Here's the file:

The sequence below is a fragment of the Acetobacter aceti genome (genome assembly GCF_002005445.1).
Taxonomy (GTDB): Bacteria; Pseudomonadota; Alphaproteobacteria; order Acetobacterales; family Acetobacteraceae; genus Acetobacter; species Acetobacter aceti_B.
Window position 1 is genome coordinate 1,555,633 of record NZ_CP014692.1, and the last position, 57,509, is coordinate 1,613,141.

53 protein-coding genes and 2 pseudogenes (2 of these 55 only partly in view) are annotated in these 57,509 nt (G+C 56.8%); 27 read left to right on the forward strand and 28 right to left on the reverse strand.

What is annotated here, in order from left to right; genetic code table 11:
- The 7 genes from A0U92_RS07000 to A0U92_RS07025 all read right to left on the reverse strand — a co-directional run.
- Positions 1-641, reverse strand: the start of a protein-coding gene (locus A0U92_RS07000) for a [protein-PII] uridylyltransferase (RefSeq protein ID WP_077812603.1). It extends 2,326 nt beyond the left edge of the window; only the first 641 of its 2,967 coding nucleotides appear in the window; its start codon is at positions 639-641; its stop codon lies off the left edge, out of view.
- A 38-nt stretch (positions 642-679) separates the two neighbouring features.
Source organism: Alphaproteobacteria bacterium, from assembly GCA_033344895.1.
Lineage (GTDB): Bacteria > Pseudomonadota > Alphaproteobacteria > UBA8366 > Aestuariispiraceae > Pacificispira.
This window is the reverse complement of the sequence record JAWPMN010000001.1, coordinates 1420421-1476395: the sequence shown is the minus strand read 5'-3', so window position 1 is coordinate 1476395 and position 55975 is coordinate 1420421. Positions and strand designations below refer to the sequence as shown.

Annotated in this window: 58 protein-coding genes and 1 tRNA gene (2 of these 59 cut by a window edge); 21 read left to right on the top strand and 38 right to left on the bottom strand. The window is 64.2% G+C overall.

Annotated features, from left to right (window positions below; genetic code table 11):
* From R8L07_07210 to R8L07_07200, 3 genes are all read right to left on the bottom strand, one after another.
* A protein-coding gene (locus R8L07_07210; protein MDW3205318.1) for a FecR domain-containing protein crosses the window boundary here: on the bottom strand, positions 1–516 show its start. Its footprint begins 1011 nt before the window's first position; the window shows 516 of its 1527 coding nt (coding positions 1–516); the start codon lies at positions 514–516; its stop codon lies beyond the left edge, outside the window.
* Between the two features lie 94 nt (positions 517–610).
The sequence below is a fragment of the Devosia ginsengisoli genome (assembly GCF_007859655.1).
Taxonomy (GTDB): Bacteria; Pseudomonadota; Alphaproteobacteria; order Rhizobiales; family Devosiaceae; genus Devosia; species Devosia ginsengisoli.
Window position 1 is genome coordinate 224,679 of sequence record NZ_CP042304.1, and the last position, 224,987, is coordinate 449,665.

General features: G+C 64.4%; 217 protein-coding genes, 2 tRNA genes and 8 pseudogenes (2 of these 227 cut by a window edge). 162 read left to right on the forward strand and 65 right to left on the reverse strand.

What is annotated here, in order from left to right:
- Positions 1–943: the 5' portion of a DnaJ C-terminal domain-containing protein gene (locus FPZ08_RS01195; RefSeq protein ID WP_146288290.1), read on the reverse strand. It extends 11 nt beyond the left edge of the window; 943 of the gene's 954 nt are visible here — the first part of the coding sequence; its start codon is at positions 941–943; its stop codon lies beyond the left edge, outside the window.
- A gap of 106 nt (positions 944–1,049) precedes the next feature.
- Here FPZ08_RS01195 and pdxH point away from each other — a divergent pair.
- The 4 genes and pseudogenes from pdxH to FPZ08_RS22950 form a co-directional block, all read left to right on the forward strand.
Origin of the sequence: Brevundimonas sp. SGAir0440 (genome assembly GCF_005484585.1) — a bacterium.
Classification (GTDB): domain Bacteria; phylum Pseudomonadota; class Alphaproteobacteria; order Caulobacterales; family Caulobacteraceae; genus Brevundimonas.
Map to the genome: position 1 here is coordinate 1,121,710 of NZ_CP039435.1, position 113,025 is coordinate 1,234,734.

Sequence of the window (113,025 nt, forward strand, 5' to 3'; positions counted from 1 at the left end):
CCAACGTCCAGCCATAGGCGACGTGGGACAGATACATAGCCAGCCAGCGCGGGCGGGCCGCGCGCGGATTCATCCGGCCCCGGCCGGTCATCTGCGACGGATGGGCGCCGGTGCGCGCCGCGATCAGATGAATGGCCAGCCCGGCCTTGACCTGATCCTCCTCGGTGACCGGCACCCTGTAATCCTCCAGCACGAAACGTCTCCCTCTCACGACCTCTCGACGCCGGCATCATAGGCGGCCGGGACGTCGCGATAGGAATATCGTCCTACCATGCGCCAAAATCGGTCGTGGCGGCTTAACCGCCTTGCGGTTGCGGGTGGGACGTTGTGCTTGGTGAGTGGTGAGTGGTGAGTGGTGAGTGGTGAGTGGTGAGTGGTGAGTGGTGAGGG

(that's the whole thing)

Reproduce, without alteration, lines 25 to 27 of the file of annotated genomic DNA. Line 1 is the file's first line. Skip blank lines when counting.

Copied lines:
- The 4 genes and pseudogenes from pdxH to FPZ08_RS22950 form a co-directional block, all read left to right on the forward strand.
Origin of the sequence: Brevundimonas sp. SGAir0440 (genome assembly GCF_005484585.1) — a bacterium.
Classification (GTDB): domain Bacteria; phylum Pseudomonadota; class Alphaproteobacteria; order Caulobacterales; family Caulobacteraceae; genus Brevundimonas.